With respect to the moral damages claimed by Ms. Girard, the Superior Court determined that the April 17, 2017 action of Ms. Girard’s manager in immediately sending her home, in a manner that was as terse as it was humiliating, was untimely, cavalier and brutal. His subsequent silence for several weeks demonstrated a complete lack of respect and empathy on his part for Ms. Girard and in so doing, the Caisse demonstrated negligence and abusive conduct. Given the facts and circumstances of this case, the Court awarded a total of $75,000 to compensate Ms. Girard for the harm done to her reputation, honour and dignity and for the trouble, stress and inconvenience caused by her wrongful and abusive dismissal. However, the Court rejected Ms. Girard’s claim for punitive damages, as the evidence did not reveal any unlawful intention on the part of the Caisse to harm Ms. Girard’s reputation or to terminate her employment because of her depression.
The Superior Court was also of the opinion that Ms. Girard had established the merits of her claim in the amount of $6,565.01 in recognition of her 35 years of service with the Desjardins Group, to which should be added the sum of $1,000 for consultation and orientation fees and the sum of $11,130.02 for accrued and unpaid vacation time at the date of her dismissal.
As a result, the Superior Court ordered the Caisse to pay Ms. Girard a total of $213,404, including $129,709 for a 24-month indemnity in lieu of notice of termination, $75,000 for non-pecuniary damages and $18,695 for certain expenses and the loss of benefits related to her employment.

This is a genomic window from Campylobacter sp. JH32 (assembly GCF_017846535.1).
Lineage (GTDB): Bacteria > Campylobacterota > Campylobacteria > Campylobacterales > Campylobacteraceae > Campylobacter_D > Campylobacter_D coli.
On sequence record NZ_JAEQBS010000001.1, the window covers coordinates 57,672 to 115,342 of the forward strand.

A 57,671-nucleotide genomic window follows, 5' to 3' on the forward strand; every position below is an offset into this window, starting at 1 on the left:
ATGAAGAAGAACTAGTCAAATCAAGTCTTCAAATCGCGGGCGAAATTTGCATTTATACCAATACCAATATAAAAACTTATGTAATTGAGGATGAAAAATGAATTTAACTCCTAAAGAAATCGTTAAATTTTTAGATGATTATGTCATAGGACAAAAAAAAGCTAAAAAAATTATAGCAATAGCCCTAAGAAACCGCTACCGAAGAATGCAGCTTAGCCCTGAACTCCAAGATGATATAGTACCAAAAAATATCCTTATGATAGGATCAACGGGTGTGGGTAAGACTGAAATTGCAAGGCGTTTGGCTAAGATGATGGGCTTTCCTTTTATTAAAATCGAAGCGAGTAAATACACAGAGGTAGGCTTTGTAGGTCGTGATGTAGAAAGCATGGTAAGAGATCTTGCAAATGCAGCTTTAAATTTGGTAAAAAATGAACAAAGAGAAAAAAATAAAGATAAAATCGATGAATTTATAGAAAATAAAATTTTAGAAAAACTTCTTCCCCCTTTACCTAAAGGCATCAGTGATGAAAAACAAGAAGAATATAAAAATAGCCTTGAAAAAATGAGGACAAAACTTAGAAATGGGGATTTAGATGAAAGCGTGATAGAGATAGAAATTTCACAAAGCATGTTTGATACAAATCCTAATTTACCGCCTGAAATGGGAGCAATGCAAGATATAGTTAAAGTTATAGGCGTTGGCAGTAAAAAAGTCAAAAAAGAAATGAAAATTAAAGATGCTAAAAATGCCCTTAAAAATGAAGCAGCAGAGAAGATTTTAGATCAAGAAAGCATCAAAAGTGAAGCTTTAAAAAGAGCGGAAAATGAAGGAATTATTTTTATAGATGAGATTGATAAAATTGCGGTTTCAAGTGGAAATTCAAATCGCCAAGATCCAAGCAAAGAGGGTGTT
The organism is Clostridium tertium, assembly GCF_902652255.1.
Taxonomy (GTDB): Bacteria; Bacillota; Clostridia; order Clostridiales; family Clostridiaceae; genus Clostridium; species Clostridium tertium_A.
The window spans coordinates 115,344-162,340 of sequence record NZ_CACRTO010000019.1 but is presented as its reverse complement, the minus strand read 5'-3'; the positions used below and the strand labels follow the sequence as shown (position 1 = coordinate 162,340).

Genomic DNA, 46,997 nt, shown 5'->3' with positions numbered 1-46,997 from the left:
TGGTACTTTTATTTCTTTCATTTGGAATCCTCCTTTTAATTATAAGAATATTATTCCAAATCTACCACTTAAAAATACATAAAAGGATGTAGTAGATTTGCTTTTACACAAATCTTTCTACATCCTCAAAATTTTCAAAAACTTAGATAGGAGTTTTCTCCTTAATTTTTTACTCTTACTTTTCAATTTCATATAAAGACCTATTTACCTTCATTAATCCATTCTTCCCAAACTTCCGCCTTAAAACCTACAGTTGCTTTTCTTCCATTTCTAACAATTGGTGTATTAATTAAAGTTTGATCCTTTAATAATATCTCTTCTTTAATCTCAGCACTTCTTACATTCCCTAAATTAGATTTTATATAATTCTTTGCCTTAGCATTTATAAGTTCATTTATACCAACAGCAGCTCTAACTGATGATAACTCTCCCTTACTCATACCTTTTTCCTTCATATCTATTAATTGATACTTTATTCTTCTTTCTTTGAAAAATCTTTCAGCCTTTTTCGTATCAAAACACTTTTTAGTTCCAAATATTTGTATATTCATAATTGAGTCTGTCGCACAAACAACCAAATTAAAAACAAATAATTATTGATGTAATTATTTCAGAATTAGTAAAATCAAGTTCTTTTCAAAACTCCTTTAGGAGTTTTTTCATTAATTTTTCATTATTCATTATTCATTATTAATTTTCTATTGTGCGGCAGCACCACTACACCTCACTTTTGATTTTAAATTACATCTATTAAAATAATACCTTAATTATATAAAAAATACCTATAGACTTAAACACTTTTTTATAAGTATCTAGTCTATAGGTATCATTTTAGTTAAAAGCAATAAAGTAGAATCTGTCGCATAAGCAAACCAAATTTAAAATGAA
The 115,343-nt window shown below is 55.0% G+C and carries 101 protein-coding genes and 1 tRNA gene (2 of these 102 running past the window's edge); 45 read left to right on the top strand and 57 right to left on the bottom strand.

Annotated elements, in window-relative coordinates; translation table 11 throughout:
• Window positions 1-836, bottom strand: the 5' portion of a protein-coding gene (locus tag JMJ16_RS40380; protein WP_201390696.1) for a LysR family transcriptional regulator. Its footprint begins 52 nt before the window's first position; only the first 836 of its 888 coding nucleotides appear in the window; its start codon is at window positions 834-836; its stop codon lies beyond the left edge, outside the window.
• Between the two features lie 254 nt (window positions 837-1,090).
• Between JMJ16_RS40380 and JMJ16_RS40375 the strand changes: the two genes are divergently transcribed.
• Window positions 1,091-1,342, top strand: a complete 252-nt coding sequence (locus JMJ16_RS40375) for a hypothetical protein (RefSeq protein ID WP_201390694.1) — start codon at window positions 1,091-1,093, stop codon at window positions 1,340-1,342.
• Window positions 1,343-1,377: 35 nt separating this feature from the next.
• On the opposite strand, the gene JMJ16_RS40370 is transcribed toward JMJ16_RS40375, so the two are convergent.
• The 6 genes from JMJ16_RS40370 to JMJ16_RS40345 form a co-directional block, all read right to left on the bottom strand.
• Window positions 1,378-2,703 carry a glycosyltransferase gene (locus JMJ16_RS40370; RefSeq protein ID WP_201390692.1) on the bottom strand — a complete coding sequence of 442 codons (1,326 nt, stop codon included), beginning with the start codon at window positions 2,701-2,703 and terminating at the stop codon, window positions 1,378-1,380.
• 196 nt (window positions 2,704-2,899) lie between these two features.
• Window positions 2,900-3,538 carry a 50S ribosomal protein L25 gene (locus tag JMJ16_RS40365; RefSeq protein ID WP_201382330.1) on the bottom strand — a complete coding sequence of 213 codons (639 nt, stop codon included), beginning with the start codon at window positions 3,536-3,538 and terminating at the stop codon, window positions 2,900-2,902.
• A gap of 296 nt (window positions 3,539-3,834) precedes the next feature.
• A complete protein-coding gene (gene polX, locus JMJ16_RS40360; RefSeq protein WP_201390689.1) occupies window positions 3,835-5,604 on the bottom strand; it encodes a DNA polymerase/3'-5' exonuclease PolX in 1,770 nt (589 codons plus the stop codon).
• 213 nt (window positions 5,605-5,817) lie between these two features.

2. The Court of Appeal Decision
Unsatisfied with the Superior Court’s decision, both parties, by way of appeal and cross-appeal, sought the intervention of the Court of Appeal.
The Court of Appeal first considered the length of the notice period and confirmed the decision of the Superior Court to take into account Ms. Girard’s seniority within the Desjardins Group in assessing the length of the notice period. The Court of Appeal upheld the 24-month indemnity in lieu of notice of termination, stating that, in light of all the circumstances, in particular Ms. Girard’s age (52), her 35-year career with Desjardins Group and the high hierarchical level of the position she held, a notice period of 24 months was not exaggerated, even though it may seem generous in light of the precedents submitted by the Caisse.
It is important to note that the Court of Appeal refused to confirm that 24 months would be an absolute cap in Quebec on notice periods, which in our view opens the door for the courts to consider longer notice periods in the future.